Culture-Facilitated Comparative Genomics of the Facultative Symbiont Hamiltonella defensa.
ABSTRACT: Many insects host facultative, bacterial symbionts that confer conditional fitness benefits to their hosts. Hamiltonella defensa is a common facultative symbiont of aphids that provides protection against parasitoid wasps. Protection levels vary among strains of H. defensa that are also differentially infected by bacteriophages named APSEs. However, little is known about trait variation among strains because only one isolate has been fully sequenced. Generating complete genomes for facultative symbionts is hindered by relatively large genome sizes but low abundances in hosts like aphids that are very small. Here, we took advantage of methods for culturing H. defensa outside of aphids to generate complete genomes and transcriptome data for four strains of H. defensa from the pea aphid Acyrthosiphon pisum. Chosen strains also spanned the breadth of the H. defensa phylogeny and differed in strength of protection conferred against parasitoids. Results indicated that strains shared most genes with roles in nutrient acquisition, metabolism, and essential housekeeping functions. In contrast, the inventory of mobile genetic elements varied substantially, which generated strain specific differences in gene content and genome architecture. In some cases, specific traits correlated with differences in protection against parasitoids, but in others high variation between strains obscured identification of traits with likely roles in defense. Transcriptome data generated continuous distributions to genome assemblies with some genes that were highly expressed and others that were not. Single molecule real-time sequencing further identified differences in DNA methylation patterns and restriction modification systems that provide defense against phage infection.
Project description:Eukaryotes engage in a multitude of beneficial and deleterious interactions with bacteria. Hamiltonella defensa, an endosymbiont of aphids and other sap-feeding insects, protects its aphid host from attack by parasitoid wasps. Thus H. defensa is only conditionally beneficial to hosts, unlike ancient nutritional symbionts, such as Buchnera, that are obligate. Similar to pathogenic bacteria, H. defensa is able to invade naive hosts and circumvent host immune responses. We have sequenced the genome of H. defensa to identify possible mechanisms that underlie its persistence in healthy aphids and protection from parasitoids. The 2.1-Mb genome has undergone significant reduction in size relative to its closest free-living relatives, which include Yersinia and Serratia species (4.6-5.4 Mb). Auxotrophic for 8 of the 10 essential amino acids, H. defensa is reliant upon the essential amino acids produced by Buchnera. Despite these losses, the H. defensa genome retains more genes and pathways for a variety of cell structures and processes than do obligate symbionts, such as Buchnera. Furthermore, putative pathogenicity loci, encoding type-3 secretion systems, and toxin homologs, which are absent in obligate symbionts, are abundant in the H. defensa genome, as are regulatory genes that likely control the timing of their expression. The genome is also littered with mobile DNA, including phage-derived genes, plasmids, and insertion-sequence elements, highlighting its dynamic nature and the continued role horizontal gene transfer plays in shaping it.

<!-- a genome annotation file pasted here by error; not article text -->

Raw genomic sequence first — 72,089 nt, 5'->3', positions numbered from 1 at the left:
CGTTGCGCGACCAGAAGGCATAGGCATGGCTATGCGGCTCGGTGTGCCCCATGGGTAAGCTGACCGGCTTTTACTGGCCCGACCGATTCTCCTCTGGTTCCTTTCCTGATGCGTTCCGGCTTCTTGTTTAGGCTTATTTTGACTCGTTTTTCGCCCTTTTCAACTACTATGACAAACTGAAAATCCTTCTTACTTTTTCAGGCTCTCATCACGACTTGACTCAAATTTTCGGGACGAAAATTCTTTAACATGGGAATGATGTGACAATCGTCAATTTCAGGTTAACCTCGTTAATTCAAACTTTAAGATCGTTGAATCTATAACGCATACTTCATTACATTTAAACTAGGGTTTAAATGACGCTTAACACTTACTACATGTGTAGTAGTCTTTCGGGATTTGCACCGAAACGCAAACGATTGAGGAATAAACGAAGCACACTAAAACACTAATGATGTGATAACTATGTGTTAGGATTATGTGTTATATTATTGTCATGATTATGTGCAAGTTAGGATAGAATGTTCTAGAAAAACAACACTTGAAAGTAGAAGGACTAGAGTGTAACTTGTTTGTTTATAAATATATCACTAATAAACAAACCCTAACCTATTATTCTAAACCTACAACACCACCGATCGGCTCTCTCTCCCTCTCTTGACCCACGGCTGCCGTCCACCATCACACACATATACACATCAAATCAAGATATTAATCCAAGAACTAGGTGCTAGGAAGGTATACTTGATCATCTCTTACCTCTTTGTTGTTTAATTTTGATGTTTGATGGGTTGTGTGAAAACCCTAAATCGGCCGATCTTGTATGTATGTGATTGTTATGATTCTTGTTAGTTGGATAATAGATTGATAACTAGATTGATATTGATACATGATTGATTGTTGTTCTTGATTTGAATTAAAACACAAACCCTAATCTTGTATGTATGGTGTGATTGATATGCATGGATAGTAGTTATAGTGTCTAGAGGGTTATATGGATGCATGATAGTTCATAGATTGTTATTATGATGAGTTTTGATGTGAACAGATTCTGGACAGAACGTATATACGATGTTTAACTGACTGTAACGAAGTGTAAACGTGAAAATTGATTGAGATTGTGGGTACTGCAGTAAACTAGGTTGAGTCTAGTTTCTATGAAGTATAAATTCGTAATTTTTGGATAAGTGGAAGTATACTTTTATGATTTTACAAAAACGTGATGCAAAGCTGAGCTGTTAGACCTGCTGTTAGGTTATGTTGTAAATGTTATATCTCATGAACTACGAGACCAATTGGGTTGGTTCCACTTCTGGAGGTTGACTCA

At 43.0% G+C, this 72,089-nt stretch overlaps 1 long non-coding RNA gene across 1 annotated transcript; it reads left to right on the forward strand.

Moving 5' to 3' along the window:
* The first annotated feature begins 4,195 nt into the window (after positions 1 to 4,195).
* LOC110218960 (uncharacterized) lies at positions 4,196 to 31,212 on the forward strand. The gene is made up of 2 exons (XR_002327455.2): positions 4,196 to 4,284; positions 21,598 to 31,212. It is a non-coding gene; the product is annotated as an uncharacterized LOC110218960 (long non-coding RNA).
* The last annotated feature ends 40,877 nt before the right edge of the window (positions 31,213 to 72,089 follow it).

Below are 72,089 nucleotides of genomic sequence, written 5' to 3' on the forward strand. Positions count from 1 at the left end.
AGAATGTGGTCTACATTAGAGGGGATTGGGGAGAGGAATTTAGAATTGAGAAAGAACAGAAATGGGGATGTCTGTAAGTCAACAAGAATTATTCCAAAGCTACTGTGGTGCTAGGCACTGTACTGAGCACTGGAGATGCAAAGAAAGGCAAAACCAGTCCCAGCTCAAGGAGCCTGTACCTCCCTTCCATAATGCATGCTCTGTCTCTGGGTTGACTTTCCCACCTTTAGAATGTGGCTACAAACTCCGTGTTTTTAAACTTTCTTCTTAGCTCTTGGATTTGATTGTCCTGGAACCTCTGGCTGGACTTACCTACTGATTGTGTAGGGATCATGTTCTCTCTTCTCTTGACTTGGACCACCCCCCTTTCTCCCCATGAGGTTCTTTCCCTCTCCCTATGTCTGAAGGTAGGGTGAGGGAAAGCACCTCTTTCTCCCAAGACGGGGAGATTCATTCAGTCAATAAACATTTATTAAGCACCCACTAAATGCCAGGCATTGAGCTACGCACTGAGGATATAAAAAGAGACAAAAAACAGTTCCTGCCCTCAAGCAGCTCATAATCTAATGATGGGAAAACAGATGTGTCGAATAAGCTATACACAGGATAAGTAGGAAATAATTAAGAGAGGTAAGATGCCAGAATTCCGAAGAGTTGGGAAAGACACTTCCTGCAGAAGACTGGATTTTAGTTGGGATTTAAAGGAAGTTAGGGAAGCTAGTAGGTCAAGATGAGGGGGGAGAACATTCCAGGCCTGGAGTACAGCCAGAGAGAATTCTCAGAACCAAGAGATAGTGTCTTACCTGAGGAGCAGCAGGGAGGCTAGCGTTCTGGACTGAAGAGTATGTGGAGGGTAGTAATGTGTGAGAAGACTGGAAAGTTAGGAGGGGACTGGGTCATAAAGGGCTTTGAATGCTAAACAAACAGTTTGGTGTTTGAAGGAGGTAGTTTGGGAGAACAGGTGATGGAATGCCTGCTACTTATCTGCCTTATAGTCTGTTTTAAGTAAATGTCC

Project description:Secondary endosymbionts of aphids have an important ecological and evolutionary impact on their host, as they provide resistance to natural enemies but also reduce the host's lifespan and reproduction. While secondary symbionts of aphids are faithfully transmitted from mother to offspring, they also have some capacity to be transmitted horizontally between aphids. Here we explore whether 11 isolates from 3 haplotypes of the secondary endosymbiont <i>Hamiltonella defensa</i> differ in their capacity for horizontal transmission. These isolates vary in the protection they provide against parasitoid wasps as well as the costs they inflict on their host, <i>Aphis fabae</i>. We simulated natural horizontal transmission through parasitoid wasps by stabbing aphids with a thin needle and assessed horizontal transmission success of the isolates from one shared donor clone into three different recipient clones. Specifically, we asked whether potentially costly isolates reaching high cell densities in aphid hosts are more readily transmitted through this route. This hypothesis was only partially supported. While transmissibility increased with titre for isolates from two haplotypes, isolates of the <i>H. defensa</i> haplotype 1 were transmitted with greater frequency than isolates of other haplotypes with comparable titres. Thus, it is not sufficient to be merely frequent-endosymbionts might have to evolve specific adaptations to transmit effectively between hosts.